These were from my first Sisters Midwifery Cooking class back in fall of 2007. I had about a half-dozen clients back then and had attended about 70 births as a midwife or student midwife. I’ve attended more than 200 births since, most of them as the primary midwife after spending many hours in the company of each client, getting to know her needs and those of her family. It has been a rich experience & I’ve savored every moment!
I hope you enjoy these recipes. They are all vegetarian and have vegan adaptations. Happy Autumn!
1 tablespoon olive oil
2 cups dried green lentils
4 + cups of water
2 garlic cloves
½ medium white or yellow onion
1-2 fresh red tomatoes
2 large carrots
2 celery stalks
1 cup fresh spinach
1 teaspoon cumin powder (optional)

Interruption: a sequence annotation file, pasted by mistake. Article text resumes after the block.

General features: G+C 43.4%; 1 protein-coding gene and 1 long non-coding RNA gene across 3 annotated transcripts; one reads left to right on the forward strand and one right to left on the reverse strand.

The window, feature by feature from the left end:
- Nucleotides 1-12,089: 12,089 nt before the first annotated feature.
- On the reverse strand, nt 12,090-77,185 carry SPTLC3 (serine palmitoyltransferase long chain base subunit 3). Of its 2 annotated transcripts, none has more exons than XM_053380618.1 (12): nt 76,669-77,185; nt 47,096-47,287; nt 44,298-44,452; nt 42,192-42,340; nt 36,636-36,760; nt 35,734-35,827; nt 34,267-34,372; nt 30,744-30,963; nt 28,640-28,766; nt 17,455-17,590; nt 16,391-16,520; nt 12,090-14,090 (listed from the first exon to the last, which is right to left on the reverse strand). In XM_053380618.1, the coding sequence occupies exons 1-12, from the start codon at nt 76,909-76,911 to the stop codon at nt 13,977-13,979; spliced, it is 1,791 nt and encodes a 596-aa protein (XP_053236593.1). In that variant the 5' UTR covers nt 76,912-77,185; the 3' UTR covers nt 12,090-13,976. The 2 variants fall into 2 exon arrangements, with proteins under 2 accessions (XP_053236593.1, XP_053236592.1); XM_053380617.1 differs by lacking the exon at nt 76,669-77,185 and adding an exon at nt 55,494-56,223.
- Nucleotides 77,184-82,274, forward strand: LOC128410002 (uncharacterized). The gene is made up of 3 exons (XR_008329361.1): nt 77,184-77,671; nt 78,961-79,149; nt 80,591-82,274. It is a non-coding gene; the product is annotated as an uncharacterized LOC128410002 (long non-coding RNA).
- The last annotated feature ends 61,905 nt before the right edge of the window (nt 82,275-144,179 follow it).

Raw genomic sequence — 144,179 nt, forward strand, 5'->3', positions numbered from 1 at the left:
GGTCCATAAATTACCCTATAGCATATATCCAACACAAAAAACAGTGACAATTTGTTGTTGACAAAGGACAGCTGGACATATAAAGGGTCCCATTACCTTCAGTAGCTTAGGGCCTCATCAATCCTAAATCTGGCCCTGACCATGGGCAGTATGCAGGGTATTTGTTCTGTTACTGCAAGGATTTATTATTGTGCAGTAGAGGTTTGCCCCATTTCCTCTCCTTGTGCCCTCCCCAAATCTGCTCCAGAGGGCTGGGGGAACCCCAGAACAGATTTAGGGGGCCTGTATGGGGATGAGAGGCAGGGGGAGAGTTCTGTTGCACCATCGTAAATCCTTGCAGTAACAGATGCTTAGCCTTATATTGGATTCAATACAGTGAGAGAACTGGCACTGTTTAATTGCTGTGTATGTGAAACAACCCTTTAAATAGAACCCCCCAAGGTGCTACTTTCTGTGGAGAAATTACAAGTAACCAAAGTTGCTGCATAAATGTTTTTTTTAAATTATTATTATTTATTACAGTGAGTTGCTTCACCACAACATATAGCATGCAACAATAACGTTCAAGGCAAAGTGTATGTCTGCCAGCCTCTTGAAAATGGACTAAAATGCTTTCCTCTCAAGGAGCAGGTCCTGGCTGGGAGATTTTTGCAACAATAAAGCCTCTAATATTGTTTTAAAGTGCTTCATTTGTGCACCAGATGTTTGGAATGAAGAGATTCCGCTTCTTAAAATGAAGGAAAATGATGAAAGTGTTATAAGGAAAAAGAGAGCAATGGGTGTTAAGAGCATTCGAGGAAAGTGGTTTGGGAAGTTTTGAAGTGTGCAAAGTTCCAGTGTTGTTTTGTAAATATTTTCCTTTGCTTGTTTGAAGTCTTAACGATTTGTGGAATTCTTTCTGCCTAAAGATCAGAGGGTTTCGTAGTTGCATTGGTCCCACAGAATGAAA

1 bay leaf (optional)
Braggs Amino Acids or tamari or sea salt
fresh plain goat or cow or soy yogurt
Saute chopped onions and minced garlic in olive oil until onions are transparent. Add crushed bay leaf, cumin, water, and lentils. Bring to a boil. Add chopped carrots and celery. Let simmer, stirring occasionally until done (about 1 hour). Salt to taste. Add chopped tomatoes, fresh spinach and a scoop of yogurt to top. Serve with seasonal salad and a whole wheat rustic loaf or corn bread (see recipe below).
1 cup unbleached, spelt or whole wheat flour ( ½ cup of each also works well, lighter than whole wheat alone)
1 cup corn meal
1 teaspoon salt
4 teaspoons baking powder
1 cup milk (soy also works well)
½ stick of butter (1/4 cup safflower oil also works well)
½ cup honey or maple syrup (rice syrup or ¼ cup of sugar also works well)
2 eggs (this recipe works alright without eggs, but will be crumbly)
Mix dry ingredients thoroughly
Mix butter, milk, honey
Add eggs to wet ingredients
Mix wet & dry ingredients
Pour into buttered (or oiled) medium-large iron skillet or glass baking dish
Bake at 425 degrees Fahrenheit for 20-25 minutes. Slice and serve hot.